How The Romper Trend Helped Me Understand Body Positivity And Achieve Confidence In Myself

There are few things I love more in this world than the romper trend. I never expected that the super functional and compact outfit worthy of infinite styles and derivatives would impact my perspective on body positivity, though. From childish daywear to cutesy dinner getups to sexy and professional jumpsuits, saying there's a romper out there for everyone doesn't seem too presumptuous. Lately, they've even been taking to the streets, the runways, and the red carpet. For me, however, the romper is much more than a trend.

I got my first romper when I was about 15. It was an all-black casual piece with spaghetti straps and buttons down to the waist. It was definitely more of a "childish daywear" item than a "chic kid of New York" one, and I was obsessed with it. Unfortunately, our relationship was short-lived as it quickly began to fall apart. The elastic band in the waist of the romper broke in the wash, leaving me with a virtually shapeless potato sack. Matters were not helped by the fact that it was a size too small (hey, it was on clearance!), which caused it to ride up into a wedgie of epic proportions.

For one reason or another (maybe rompers just weren't cool enough circa high school; maybe I was disheartened by the death of my first), it wasn't until years later that I decided to give the look another go. In retrospect, I have Hannah Horvath to thank. When GIRLS was released on HBO in 2012, I was quickly hooked. It's a sentiment I credit to Lena Dunham herself, who promptly became one of my feminist role models and official romper ambassador. 

There are a million reasons I fell in love with Lena Dunham, but one of the biggest ones was her commitment to body positivity. Her body doesn't necessarily conform to the strict beauty norms laid out by society, but she is unapologetically loving every bit of it onscreen nonetheless. Among her arsenal of quirky cool ensembles, one of Dunham's go-to's on the show in inarguably the romper.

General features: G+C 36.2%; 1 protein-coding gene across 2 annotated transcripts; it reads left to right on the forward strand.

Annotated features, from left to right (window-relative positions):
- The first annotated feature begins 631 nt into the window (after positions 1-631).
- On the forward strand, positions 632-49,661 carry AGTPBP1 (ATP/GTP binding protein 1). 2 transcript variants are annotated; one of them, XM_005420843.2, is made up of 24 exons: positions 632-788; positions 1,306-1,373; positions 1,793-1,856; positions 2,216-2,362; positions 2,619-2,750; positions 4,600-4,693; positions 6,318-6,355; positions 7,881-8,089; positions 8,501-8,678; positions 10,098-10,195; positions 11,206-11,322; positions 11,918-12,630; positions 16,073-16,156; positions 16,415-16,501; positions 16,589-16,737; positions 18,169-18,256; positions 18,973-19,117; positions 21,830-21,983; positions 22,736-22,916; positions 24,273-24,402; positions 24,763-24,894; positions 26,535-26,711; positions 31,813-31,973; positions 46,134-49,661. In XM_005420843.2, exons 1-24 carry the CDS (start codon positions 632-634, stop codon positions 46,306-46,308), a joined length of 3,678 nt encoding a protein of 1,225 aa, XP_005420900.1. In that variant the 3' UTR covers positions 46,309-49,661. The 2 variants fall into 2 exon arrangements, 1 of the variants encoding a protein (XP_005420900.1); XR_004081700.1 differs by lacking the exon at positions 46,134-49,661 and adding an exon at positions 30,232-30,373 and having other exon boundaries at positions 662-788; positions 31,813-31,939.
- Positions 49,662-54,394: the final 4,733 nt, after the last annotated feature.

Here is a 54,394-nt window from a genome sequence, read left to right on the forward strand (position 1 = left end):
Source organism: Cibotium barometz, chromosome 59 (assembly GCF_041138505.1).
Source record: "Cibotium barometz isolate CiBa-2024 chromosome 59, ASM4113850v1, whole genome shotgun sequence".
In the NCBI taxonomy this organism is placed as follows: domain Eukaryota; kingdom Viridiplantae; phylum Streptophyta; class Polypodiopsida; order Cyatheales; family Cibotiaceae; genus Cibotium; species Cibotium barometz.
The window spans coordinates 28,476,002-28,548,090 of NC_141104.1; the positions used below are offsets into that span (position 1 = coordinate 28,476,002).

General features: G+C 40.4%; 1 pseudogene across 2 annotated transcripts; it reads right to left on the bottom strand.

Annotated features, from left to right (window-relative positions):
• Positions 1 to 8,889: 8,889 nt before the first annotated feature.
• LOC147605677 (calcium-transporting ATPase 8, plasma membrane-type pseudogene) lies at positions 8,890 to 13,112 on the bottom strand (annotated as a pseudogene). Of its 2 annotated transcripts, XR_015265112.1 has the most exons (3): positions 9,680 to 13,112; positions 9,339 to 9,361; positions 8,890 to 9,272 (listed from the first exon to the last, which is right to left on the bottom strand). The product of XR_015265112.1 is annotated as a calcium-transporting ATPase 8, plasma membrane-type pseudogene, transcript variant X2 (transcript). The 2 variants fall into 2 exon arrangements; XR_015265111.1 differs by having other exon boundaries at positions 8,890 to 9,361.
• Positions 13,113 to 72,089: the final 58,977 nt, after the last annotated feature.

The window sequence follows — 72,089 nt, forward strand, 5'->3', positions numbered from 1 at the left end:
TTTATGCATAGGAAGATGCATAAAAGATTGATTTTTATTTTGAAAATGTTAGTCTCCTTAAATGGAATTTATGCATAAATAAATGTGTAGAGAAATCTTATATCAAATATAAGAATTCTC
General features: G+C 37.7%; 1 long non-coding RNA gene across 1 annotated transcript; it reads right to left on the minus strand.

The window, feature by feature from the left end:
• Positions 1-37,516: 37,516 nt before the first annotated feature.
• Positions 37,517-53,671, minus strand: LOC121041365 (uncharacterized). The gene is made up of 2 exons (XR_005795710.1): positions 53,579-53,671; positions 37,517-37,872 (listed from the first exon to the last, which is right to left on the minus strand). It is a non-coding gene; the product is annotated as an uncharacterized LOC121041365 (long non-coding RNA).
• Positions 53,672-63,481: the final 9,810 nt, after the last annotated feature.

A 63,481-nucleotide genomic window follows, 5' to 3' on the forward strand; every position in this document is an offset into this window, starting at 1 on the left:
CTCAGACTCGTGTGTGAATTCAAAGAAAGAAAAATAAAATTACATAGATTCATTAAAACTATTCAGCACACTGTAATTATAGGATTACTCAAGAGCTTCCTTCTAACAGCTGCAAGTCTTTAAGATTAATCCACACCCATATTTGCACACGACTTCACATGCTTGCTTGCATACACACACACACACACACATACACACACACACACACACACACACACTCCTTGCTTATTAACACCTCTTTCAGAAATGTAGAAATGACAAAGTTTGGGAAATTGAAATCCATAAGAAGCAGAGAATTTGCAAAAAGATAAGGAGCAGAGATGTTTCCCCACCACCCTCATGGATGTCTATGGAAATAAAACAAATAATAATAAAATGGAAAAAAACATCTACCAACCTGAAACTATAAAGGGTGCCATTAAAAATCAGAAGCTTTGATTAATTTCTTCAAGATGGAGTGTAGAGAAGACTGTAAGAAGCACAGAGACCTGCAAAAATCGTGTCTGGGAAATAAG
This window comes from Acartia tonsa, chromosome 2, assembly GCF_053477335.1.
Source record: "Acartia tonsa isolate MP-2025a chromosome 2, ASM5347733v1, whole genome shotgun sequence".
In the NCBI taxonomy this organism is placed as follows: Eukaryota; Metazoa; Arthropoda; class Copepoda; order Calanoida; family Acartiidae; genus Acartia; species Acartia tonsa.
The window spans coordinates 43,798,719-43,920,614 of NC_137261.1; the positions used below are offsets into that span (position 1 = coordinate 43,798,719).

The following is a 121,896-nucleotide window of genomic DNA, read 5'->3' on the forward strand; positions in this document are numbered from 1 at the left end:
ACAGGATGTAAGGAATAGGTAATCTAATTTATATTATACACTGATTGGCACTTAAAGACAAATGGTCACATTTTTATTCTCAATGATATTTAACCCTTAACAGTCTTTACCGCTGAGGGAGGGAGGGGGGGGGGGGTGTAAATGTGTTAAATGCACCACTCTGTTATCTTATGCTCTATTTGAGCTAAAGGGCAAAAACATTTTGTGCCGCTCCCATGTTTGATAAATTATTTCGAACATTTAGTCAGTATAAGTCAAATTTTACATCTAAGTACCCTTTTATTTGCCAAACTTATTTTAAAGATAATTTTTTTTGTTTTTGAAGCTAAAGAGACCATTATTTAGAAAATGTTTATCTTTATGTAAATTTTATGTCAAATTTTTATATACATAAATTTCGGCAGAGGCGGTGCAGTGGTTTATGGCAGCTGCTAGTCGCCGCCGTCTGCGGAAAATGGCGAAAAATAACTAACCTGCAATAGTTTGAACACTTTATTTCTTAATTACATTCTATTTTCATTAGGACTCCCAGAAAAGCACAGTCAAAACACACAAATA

As Dunham explained in one "inside the episode" feature and as GIRLS costume designer Jenn Rogien has also commented on, Hannah is often intentionally dressed in clothing that does not necessarily fit her "perfectly," and the outfits aren't meant to be traditionally "flattering." If you ask me, rompers definitely play into this characterization and costuming.

One thing that held me back a bit from wearing rompers was the concern that my belly would be accentuated too much. With the way rompers cinch at the waist and then transition into a looser version of the high-waisted short, your belly is on full display. As someone who has felt insecure about their slightly larger, more roll-filled tummy, it was hard for me to wear the trend I loved so much.

It was seeing Dunham (who has a similar belly to mine) rock the hell out of romper after romper that became one of my first lessons in body positivity. Slowly, I began to realize that my tummy wasn't something to be ashamed of. In fact, it was something I could take ownership of and actually highlight in any which way I wanted. 

It takes a certain amount of confidence to be able to wear clothing that hugs every aspect of your body. In the past, I would gravitate towards larger and looser silhouettes in order to hide any parts of my bod that I thought were "a little extra." When I wore my first romper after years without, I felt very insecure. The way the garment perfectly revealed the shape of my belly conjured up genuine feelings of shame.

Convinced I was on to something in the re-discovery of the item — or that Lena Dunham was on to something, I should say — I stuck with it, continuing to wear rompers every now and again. Gradually, I became more and more comfortable with what I was seeing in the mirror — what I was showing the world with intention and no apology. It occurred to me that it was pointless to be ashamed of my belly. It was a part of my body and I wanted very much to learn how to love it. 

These days, I can proudly say that I feel amazing in a romper. I love my belly, and no longer shroud it in embarrassment embodied by extra fabric. I love the way my romper shows off my tummy in the same way that I love how it shows off my legs and breasts. My belly deserves to be shown off and accentuated like the rest of my body, and it's only through forcing myself to wear something with the potential to breed insecurities that I actually got over those insecurities.

My favorite romper ever!

So screw people's ideas of "flattering." If you appreciate showing skin or wearing body-hugging outfits, then your body (in all its supposed "flaws" and shapes) deserves to be seen by the world. Of course, it can be hard to get to a place where you feel that way. For me, Lena Dunham and the inspiration to wear rompers was what it took. I have to say, though, the positive attention that my belly gets to enjoy simply by my wearing a romper is the most healing experience ever. 

Images: Meg Zulch (4), Giphy; HBO

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